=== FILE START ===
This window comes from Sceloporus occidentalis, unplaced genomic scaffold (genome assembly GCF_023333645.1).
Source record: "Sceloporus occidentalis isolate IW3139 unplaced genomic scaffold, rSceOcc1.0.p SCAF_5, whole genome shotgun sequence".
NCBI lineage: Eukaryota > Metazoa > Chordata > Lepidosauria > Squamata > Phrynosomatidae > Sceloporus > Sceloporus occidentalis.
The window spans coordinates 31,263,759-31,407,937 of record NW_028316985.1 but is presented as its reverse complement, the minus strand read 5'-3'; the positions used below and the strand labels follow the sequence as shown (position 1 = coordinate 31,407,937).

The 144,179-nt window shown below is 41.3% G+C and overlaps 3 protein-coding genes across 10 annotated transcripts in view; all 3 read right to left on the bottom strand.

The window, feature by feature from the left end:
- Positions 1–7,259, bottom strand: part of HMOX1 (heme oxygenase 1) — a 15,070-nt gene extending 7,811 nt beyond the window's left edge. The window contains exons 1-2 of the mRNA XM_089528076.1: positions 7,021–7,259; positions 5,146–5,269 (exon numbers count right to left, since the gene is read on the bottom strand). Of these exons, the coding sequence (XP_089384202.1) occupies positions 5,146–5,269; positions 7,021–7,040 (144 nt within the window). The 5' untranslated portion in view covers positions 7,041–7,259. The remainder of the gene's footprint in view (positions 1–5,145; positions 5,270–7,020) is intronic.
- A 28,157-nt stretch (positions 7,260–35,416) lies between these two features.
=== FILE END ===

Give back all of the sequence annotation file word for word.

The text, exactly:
This window comes from Sceloporus occidentalis, unplaced genomic scaffold (genome assembly GCF_023333645.1).
Source record: "Sceloporus occidentalis isolate IW3139 unplaced genomic scaffold, rSceOcc1.0.p SCAF_5, whole genome shotgun sequence".
NCBI lineage: Eukaryota > Metazoa > Chordata > Lepidosauria > Squamata > Phrynosomatidae > Sceloporus > Sceloporus occidentalis.
The window spans coordinates 31,263,759-31,407,937 of record NW_028316985.1 but is presented as its reverse complement, the minus strand read 5'-3'; the positions used below and the strand labels follow the sequence as shown (position 1 = coordinate 31,407,937).

The 144,179-nt window shown below is 41.3% G+C and overlaps 3 protein-coding genes across 10 annotated transcripts in view; all 3 read right to left on the bottom strand.

The window, feature by feature from the left end:
- Positions 1–7,259, bottom strand: part of HMOX1 (heme oxygenase 1) — a 15,070-nt gene extending 7,811 nt beyond the window's left edge. The window contains exons 1-2 of the mRNA XM_089528076.1: positions 7,021–7,259; positions 5,146–5,269 (exon numbers count right to left, since the gene is read on the bottom strand). Of these exons, the coding sequence (XP_089384202.1) occupies positions 5,146–5,269; positions 7,021–7,040 (144 nt within the window). The 5' untranslated portion in view covers positions 7,041–7,259. The remainder of the gene's footprint in view (positions 1–5,145; positions 5,270–7,020) is intronic.
- A 28,157-nt stretch (positions 7,260–35,416) lies between these two features.